Big brain evolution:learning uses specific actions of brain (Evolution)

by David Turell @, Thursday, February 22, 2018, 00:18 (295 days ago) @ David Turell

Here is a study looking at areas of the brain that are used in learning. The s/s/c doesn't interface with the brain in an amorphous way. It interlocks with different areas for different functions. These can act as systems:

"A new study by Brown University researchers shows that two different brain systems work cooperatively as people learn.

"The study, published in Proceedings of the National Academy of Sciences, focused on the interplay of two very different modes of learning a new task: reinforcement learning and working memory. Reinforcement learning is an "under-the-hood" process in which people gradually learn which actions to take by processing rewards and punishments at the neural level, and then choosing the one that works best on average—even if the person is not aware of it. In contrast, working memory involves keeping previous actions and their outcomes in mind to more rapidly and flexibly improve performance.


"In order to distinguish the contributions from reinforcement learning and working memory, the researchers set up problems with different numbers of symbols, ranging from two to six, and participants had to learn which button to press for each of them. Generally, people can only hold three or four items in working memory at a time, and only for short periods of time. So when the number of symbols or the delay increases, the contribution of working memory to the learning process should diminish.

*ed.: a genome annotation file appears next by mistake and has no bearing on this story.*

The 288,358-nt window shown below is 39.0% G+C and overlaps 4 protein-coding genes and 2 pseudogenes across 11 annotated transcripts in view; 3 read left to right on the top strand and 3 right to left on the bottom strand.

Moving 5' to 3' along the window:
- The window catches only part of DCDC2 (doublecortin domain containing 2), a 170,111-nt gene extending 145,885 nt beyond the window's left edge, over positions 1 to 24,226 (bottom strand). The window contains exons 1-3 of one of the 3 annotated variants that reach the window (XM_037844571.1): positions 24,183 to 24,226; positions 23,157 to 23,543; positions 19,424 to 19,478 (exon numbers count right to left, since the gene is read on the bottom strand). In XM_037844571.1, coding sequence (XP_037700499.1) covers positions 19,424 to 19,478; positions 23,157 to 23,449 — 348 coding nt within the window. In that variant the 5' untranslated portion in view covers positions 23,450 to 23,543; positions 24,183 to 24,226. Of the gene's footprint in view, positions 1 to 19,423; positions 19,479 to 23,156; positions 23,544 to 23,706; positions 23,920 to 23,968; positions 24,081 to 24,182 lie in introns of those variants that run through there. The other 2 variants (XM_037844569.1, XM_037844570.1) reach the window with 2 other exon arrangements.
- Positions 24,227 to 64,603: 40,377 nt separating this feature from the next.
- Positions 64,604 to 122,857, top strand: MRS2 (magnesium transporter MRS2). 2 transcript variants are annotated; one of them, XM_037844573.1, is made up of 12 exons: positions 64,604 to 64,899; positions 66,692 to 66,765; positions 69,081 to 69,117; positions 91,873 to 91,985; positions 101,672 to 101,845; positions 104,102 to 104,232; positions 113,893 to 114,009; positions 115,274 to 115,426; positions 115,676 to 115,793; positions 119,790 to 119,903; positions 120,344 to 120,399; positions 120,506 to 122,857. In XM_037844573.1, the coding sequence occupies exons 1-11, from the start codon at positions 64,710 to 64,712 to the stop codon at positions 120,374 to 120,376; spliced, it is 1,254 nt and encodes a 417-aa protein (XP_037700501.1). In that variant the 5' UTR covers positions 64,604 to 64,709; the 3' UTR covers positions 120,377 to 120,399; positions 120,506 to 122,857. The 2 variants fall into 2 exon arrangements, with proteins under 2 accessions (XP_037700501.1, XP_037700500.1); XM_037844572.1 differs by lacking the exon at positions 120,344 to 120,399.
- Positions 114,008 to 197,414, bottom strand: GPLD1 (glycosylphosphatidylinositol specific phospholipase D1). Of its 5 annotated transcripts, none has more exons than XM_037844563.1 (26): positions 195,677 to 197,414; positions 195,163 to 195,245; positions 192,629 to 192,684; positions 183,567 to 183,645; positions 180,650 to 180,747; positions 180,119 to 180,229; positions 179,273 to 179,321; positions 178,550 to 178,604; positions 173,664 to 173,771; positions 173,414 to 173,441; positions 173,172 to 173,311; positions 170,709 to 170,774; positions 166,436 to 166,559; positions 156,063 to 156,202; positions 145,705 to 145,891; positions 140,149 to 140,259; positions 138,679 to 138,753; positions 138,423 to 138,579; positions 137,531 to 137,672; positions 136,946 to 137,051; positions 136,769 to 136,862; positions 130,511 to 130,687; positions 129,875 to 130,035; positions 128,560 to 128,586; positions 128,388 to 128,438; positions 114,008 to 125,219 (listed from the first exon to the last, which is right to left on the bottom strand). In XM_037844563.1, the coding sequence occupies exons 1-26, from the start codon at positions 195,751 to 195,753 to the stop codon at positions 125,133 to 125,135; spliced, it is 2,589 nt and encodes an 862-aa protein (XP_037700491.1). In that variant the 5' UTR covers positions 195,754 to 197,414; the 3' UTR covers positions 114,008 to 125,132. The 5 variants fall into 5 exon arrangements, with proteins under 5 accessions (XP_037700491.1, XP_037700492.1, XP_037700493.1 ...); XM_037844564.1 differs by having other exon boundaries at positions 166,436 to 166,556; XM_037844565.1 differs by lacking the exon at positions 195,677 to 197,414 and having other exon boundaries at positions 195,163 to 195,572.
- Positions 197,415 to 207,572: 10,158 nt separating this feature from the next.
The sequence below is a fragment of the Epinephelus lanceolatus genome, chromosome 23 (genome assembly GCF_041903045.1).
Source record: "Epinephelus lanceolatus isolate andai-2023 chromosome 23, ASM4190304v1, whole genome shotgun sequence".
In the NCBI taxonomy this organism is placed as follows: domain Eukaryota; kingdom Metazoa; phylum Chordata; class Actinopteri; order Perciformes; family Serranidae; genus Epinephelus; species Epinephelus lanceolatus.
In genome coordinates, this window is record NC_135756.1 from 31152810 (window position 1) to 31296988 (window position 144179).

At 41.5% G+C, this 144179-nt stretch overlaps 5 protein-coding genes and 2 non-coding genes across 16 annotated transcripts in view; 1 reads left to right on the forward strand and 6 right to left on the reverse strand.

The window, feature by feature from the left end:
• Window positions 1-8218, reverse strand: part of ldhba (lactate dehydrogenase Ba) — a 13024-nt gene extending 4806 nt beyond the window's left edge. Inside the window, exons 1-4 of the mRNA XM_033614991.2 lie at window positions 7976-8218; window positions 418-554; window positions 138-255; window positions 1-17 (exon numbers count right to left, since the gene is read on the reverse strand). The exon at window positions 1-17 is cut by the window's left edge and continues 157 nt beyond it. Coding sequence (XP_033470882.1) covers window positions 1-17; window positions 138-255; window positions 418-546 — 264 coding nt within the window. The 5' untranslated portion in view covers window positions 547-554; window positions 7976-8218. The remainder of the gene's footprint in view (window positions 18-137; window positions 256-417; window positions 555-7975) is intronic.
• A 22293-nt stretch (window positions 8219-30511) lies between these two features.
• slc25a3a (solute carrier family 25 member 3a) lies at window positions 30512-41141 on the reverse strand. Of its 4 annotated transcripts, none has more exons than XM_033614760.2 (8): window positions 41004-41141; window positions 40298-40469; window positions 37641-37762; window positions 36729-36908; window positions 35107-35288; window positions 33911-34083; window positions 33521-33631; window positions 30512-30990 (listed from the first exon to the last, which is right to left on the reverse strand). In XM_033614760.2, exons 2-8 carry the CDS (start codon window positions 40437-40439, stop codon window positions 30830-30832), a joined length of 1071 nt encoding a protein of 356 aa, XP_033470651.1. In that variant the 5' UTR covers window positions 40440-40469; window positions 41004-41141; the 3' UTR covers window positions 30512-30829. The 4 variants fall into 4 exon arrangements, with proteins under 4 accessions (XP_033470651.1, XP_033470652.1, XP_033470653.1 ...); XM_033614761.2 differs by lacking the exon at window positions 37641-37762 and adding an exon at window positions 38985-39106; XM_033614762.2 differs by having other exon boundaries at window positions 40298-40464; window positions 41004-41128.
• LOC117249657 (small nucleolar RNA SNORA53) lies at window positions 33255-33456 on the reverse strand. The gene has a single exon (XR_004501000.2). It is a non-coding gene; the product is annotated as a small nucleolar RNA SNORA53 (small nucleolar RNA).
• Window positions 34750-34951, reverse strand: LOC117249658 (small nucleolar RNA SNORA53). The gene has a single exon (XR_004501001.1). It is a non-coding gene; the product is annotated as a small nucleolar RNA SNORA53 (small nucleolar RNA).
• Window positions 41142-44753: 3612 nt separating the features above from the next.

"As the participants performed the tasks, an EEG cap recorded signals from the brain, and the authors applied statistical methods to extract those signals related to one learning system or the other.

"The study showed that when memory demands were high, the signals in the brain correlated to reinforcement learning actually got stronger. In other words, when the working memory system was overtaxed, the reinforcement learning system became more important in the learning process. In contrast, when participants could hold information in mind, signals associated with reinforcement learning were weaker, suggesting an increased role for working memory.
The researchers also found that they could decode from the brain signals in a particular trial whether information was likely to be in memory or not. That too traded off with the neural marker of reinforcement learning."

Comment: I present this to show the illustrations which present different areas of the brain in the study the the s/s/c must interact with. The s/s/c uses the brain as a tool.

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